Busy, busy, busy.
You’re busy, everybody’s busy and long-winded emails can be a momentum killer that slows down both writer and reader. But emails don’t have to be time-consuming. Concisely written, they can inspire action rather than boredom. Here are six tips to help you keep emails short and inspire response.
An on-point subject line lets the recipient know exactly what information you’re seeking or what information you are trying to convey. “Hello, how are you?” is more likely to draw moans than an urge to open. But “third quarter numbers for review” or “new leads for your sales team” let recipients know exactly what’s in store and make them want to click in to learn more.
Chose your words wisely and choose as few as possible. Phrases to watch for are “I think” or “in my opinion.” Other flags are “however,” “needless to say,” “just as,” “indeed” and “you know.”
Before hitting send, read with a critical eye. Look for ways you can reduce the number of words or needless phrases and get right to the point.
If you’re worried about the email coming across as curt, you can address the need to be cordial in the greeting and the closing, along with an appropriately placed please. For example:
Hope this email finds you well. Find attached the 3Q sales numbers for review. Please get back to me on your input for 4Q goals as soon as possible.
If you need to include lots of information in an email, use lists or bullet points to line it all out. The practice not only helps your recipient quickly see what info you’re seeking or conveying, but also can help you stay on point. If you’re listing things with bullet points, you’re less likely to clutter up your email with unnecessary words and phrases. Plus they’ll keep your thoughts organized.
Note, don’t go overboard with your bullets. No one wants to wade through 30 of them in an email. But four, five or six that get right to the point are much better than four, five or six chunky blocks of text your reader must wade through.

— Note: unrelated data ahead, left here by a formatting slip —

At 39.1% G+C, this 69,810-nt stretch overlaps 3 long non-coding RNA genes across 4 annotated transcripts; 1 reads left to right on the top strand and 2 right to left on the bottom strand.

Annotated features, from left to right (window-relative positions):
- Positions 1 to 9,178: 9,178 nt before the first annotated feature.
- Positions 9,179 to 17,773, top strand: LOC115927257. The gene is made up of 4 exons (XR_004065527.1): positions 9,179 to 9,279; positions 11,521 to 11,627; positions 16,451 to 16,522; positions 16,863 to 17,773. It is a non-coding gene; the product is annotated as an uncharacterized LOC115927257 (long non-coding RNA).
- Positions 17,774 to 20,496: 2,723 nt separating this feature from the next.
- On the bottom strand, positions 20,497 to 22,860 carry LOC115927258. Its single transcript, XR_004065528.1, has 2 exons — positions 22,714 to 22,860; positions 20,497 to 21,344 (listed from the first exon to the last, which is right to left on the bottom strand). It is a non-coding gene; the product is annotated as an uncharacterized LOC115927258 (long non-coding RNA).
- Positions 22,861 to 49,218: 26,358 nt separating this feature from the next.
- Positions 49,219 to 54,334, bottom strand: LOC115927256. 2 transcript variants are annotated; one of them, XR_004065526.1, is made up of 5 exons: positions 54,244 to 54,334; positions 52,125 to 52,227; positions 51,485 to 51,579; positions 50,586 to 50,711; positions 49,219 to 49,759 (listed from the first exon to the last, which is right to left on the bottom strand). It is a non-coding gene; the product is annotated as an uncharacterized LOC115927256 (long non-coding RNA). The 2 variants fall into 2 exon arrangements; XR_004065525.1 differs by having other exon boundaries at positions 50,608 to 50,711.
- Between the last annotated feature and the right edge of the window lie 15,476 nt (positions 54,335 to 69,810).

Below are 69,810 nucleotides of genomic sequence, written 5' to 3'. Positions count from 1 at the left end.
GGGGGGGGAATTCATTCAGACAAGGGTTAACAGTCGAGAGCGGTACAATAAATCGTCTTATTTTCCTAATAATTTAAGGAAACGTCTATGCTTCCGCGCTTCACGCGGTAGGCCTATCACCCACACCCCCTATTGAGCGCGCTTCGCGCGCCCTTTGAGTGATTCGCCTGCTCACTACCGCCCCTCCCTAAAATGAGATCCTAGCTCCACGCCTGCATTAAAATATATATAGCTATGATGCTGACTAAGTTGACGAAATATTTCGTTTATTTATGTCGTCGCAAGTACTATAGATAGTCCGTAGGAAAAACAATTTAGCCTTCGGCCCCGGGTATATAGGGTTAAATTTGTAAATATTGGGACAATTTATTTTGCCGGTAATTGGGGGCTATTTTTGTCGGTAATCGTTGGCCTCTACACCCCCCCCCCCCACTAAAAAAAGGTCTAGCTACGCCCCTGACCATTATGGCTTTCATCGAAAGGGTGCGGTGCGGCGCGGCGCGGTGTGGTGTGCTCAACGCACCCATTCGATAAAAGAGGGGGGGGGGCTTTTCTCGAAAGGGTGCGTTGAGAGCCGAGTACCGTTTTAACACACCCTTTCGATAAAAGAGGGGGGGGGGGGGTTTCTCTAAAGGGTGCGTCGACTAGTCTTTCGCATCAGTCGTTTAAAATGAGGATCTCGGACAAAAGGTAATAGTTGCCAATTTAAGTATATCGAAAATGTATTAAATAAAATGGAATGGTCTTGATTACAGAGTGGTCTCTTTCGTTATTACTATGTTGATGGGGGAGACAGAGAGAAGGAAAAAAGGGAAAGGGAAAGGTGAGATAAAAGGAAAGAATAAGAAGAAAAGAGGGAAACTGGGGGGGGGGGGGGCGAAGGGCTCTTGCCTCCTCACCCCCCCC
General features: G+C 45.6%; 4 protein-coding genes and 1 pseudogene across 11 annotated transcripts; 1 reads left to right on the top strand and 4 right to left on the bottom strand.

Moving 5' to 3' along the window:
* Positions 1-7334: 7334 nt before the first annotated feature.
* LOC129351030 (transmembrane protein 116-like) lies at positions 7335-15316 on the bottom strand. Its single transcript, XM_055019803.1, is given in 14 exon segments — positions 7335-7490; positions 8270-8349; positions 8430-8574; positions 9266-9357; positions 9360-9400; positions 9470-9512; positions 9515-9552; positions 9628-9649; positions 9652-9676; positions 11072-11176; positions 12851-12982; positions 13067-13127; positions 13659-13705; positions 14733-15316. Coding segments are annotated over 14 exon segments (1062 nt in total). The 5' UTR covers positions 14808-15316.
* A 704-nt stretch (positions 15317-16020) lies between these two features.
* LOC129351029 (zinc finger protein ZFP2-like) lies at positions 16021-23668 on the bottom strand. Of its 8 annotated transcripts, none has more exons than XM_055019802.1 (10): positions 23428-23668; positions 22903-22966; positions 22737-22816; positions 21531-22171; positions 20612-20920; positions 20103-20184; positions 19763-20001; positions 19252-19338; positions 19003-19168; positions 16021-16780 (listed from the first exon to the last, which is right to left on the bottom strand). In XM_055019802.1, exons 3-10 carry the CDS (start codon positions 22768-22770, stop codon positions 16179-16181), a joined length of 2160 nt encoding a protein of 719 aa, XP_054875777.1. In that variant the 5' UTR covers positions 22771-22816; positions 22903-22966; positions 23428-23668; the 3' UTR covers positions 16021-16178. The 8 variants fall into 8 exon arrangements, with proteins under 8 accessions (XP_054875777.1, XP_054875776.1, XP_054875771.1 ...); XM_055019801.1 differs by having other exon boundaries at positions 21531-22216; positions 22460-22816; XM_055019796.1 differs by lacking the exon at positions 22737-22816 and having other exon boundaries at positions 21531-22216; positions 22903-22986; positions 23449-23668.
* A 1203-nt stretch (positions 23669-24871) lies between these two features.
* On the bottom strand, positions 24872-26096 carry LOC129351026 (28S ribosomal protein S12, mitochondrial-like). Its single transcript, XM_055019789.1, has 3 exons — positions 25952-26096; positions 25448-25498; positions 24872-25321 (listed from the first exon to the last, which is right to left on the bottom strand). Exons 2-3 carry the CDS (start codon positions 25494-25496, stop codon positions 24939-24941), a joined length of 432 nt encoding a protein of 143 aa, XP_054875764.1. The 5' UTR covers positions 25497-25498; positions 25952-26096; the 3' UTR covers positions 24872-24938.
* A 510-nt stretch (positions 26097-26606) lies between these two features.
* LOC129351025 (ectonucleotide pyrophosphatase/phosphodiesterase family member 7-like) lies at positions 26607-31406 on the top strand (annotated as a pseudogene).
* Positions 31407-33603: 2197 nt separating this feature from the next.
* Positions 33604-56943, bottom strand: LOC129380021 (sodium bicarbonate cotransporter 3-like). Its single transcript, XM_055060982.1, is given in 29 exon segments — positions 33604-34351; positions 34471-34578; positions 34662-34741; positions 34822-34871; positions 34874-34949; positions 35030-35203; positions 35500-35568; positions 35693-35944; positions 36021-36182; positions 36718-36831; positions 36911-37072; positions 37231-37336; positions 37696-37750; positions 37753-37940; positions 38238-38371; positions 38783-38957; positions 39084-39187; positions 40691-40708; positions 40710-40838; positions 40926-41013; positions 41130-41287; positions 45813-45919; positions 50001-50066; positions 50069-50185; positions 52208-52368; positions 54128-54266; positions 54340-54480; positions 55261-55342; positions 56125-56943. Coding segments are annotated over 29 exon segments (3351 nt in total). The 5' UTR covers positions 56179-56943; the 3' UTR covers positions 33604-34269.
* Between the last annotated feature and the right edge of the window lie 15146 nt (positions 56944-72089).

Don’t weigh down your email with info that can be found in attachments or links.
In the example above, Sam asked Dan to see the attached 3Q numbers. He didn’t repeat the numbers in the email, saving himself time in the writing, as well as providing a copy for Dan to retain for his review both before and after replying.
The example above from Sam to Dan did include a warm greeting, but it didn’t dive all the way into chit chat. How Dan’s weekend went, how his kids did on their SATs, if he scored the game tickets he was hoping to are all details of his life Sam might care about, but those questions and answers can be shared in a chat in the breakroom or at the copy machine.
Loading your emails with personal questions and details can pull your recipient, as well as you, off task.
Most importantly, make sure your email gets right to the point of why you’re writing. If you need 4Q goals from Dan, you need to tell him so. And if you need them by Friday, you need to tell him that, too.
Direct requests for information or action can keep everybody on task and checking off to-do list items that make them busy, busy, busy. And maybe, if done right, can free up a little more time for those breakroom and water cooler chats.